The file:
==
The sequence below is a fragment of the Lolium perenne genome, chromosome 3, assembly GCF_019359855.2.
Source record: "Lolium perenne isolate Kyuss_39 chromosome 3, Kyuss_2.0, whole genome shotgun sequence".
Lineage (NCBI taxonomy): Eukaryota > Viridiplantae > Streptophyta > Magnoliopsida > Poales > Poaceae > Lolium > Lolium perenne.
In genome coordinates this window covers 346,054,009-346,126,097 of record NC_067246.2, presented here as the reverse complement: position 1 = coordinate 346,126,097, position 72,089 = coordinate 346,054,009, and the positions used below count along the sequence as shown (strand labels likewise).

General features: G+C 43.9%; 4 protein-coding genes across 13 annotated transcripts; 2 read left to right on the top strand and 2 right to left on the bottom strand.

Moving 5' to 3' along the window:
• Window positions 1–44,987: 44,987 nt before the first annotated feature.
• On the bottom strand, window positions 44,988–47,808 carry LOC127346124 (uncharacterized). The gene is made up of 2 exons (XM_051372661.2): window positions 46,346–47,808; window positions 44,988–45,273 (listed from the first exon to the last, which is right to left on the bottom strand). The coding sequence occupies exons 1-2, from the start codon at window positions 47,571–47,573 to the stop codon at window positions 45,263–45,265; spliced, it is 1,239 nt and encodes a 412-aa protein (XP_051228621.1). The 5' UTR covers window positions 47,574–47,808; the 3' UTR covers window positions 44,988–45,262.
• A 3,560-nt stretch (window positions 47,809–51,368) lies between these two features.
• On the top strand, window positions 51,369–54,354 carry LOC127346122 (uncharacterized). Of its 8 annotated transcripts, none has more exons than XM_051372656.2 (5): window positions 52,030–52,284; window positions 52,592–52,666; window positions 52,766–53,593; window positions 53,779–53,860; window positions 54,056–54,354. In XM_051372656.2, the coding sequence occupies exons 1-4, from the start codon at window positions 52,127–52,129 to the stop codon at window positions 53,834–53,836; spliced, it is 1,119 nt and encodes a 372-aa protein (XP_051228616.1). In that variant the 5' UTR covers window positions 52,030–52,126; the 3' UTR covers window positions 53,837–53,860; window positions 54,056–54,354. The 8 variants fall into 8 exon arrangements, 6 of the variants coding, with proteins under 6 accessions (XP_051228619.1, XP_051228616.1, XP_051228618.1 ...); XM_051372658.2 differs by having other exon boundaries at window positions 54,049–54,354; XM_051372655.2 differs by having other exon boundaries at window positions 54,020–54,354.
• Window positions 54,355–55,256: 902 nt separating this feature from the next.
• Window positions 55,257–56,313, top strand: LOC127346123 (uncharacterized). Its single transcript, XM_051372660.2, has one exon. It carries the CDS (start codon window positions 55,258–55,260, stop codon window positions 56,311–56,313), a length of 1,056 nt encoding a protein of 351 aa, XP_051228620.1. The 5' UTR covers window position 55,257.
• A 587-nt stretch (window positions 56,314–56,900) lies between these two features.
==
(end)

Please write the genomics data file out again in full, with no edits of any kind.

The sequence below is a fragment of the Lolium perenne genome, chromosome 3, assembly GCF_019359855.2.
Source record: "Lolium perenne isolate Kyuss_39 chromosome 3, Kyuss_2.0, whole genome shotgun sequence".
Lineage (NCBI taxonomy): Eukaryota > Viridiplantae > Streptophyta > Magnoliopsida > Poales > Poaceae > Lolium > Lolium perenne.
In genome coordinates this window covers 346,054,009-346,126,097 of record NC_067246.2, presented here as the reverse complement: position 1 = coordinate 346,126,097, position 72,089 = coordinate 346,054,009, and the positions used below count along the sequence as shown (strand labels likewise).

General features: G+C 43.9%; 4 protein-coding genes across 13 annotated transcripts; 2 read left to right on the top strand and 2 right to left on the bottom strand.

Moving 5' to 3' along the window:
• Window positions 1–44,987: 44,987 nt before the first annotated feature.
• On the bottom strand, window positions 44,988–47,808 carry LOC127346124 (uncharacterized). The gene is made up of 2 exons (XM_051372661.2): window positions 46,346–47,808; window positions 44,988–45,273 (listed from the first exon to the last, which is right to left on the bottom strand). The coding sequence occupies exons 1-2, from the start codon at window positions 47,571–47,573 to the stop codon at window positions 45,263–45,265; spliced, it is 1,239 nt and encodes a 412-aa protein (XP_051228621.1). The 5' UTR covers window positions 47,574–47,808; the 3' UTR covers window positions 44,988–45,262.
• A 3,560-nt stretch (window positions 47,809–51,368) lies between these two features.
• On the top strand, window positions 51,369–54,354 carry LOC127346122 (uncharacterized). Of its 8 annotated transcripts, none has more exons than XM_051372656.2 (5): window positions 52,030–52,284; window positions 52,592–52,666; window positions 52,766–53,593; window positions 53,779–53,860; window positions 54,056–54,354. In XM_051372656.2, the coding sequence occupies exons 1-4, from the start codon at window positions 52,127–52,129 to the stop codon at window positions 53,834–53,836; spliced, it is 1,119 nt and encodes a 372-aa protein (XP_051228616.1). In that variant the 5' UTR covers window positions 52,030–52,126; the 3' UTR covers window positions 53,837–53,860; window positions 54,056–54,354. The 8 variants fall into 8 exon arrangements, 6 of the variants coding, with proteins under 6 accessions (XP_051228619.1, XP_051228616.1, XP_051228618.1 ...); XM_051372658.2 differs by having other exon boundaries at window positions 54,049–54,354; XM_051372655.2 differs by having other exon boundaries at window positions 54,020–54,354.
• Window positions 54,355–55,256: 902 nt separating this feature from the next.
• Window positions 55,257–56,313, top strand: LOC127346123 (uncharacterized). Its single transcript, XM_051372660.2, has one exon. It carries the CDS (start codon window positions 55,258–55,260, stop codon window positions 56,311–56,313), a length of 1,056 nt encoding a protein of 351 aa, XP_051228620.1. The 5' UTR covers window position 55,257.
• A 587-nt stretch (window positions 56,314–56,900) lies between these two features.